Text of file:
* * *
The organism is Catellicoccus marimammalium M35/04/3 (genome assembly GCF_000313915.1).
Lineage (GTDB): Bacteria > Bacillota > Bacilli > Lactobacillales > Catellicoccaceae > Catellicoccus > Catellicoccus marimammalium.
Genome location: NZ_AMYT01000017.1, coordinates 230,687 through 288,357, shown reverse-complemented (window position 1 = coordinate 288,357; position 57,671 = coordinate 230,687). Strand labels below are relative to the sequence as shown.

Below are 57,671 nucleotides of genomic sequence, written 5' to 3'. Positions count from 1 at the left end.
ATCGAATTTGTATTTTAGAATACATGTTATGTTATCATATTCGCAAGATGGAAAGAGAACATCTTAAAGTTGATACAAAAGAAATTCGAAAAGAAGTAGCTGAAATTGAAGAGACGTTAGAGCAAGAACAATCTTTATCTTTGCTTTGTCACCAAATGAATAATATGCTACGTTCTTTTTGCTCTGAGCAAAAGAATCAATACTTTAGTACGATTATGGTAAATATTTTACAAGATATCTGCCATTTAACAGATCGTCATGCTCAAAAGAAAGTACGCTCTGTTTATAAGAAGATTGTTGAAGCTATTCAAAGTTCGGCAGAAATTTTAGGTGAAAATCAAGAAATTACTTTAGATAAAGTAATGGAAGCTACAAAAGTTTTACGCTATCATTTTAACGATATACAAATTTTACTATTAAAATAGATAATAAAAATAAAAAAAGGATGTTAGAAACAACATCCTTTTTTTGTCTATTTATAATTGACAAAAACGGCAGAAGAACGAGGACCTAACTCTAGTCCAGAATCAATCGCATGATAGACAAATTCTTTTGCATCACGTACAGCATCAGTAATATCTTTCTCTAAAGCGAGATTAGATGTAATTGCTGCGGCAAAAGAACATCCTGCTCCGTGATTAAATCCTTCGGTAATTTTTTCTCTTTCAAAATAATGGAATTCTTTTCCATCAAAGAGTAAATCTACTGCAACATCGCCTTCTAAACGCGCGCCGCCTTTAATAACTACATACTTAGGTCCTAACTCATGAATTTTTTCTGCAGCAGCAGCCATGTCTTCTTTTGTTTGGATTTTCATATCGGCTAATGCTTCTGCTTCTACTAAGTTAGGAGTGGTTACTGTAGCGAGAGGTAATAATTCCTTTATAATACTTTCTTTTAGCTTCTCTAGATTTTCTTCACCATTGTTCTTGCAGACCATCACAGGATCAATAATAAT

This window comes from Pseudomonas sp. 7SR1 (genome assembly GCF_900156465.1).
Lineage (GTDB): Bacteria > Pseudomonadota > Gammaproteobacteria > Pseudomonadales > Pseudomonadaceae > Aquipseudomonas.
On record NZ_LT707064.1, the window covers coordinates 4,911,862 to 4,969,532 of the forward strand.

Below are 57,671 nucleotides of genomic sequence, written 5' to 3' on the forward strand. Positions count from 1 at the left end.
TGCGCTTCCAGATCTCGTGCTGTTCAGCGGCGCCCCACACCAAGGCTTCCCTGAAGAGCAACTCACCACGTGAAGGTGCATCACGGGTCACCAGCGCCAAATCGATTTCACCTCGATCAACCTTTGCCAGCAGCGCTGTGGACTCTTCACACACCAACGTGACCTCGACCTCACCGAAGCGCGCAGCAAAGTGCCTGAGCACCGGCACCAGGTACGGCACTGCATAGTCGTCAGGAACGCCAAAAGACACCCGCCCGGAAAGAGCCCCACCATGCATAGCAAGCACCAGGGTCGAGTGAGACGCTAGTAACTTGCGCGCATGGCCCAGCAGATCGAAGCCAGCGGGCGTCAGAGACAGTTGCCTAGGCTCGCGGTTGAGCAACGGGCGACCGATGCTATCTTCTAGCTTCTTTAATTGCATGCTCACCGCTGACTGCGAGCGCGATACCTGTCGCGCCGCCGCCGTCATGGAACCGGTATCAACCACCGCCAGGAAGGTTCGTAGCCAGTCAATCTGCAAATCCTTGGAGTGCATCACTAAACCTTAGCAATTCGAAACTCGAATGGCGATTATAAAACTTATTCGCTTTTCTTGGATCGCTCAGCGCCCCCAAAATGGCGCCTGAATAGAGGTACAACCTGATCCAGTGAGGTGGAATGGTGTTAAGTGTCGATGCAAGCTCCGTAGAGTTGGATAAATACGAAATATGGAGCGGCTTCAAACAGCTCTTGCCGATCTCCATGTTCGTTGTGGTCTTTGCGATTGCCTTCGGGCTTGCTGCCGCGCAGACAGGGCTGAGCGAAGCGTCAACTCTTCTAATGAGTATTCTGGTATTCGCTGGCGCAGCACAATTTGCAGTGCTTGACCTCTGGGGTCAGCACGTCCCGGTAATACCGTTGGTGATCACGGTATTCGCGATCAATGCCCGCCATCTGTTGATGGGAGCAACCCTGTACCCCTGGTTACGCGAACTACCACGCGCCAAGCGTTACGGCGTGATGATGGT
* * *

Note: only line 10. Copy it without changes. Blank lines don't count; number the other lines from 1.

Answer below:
TGCGCTTCCAGATCTCGTGCTGTTCAGCGGCGCCCCACACCAAGGCTTCCCTGAAGAGCAACTCACCACGTGAAGGTGCATCACGGGTCACCAGCGCCAAATCGATTTCACCTCGATCAACCTTTGCCAGCAGCGCTGTGGACTCTTCACACACCAACGTGACCTCGACCTCACCGAAGCGCGCAGCAAAGTGCCTGAGCACCGGCACCAGGTACGGCACTGCATAGTCGTCAGGAACGCCAAAAGACACCCGCCCGGAAAGAGCCCCACCATGCATAGCAAGCACCAGGGTCGAGTGAGACGCTAGTAACTTGCGCGCATGGCCCAGCAGATCGAAGCCAGCGGGCGTCAGAGACAGTTGCCTAGGCTCGCGGTTGAGCAACGGGCGACCGATGCTATCTTCTAGCTTCTTTAATTGCATGCTCACCGCTGACTGCGAGCGCGATACCTGTCGCGCCGCCGCCGTCATGGAACCGGTATCAACCACCGCCAGGAAGGTTCGTAGCCAGTCAATCTGCAAATCCTTGGAGTGCATCACTAAACCTTAGCAATTCGAAACTCGAATGGCGATTATAAAACTTATTCGCTTTTCTTGGATCGCTCAGCGCCCCCAAAATGGCGCCTGAATAGAGGTACAACCTGATCCAGTGAGGTGGAATGGTGTTAAGTGTCGATGCAAGCTCCGTAGAGTTGGATAAATACGAAATATGGAGCGGCTTCAAACAGCTCTTGCCGATCTCCATGTTCGTTGTGGTCTTTGCGATTGCCTTCGGGCTTGCTGCCGCGCAGACAGGGCTGAGCGAAGCGTCAACTCTTCTAATGAGTATTCTGGTATTCGCTGGCGCAGCACAATTTGCAGTGCTTGACCTCTGGGGTCAGCACGTCCCGGTAATACCGTTGGTGATCACGGTATTCGCGATCAATGCCCGCCATCTGTTGATGGGAGCAACCCTGTACCCCTGGTTACGCGAACTACCACGCGCCAAGCGTTACGGCGTGATGATGGT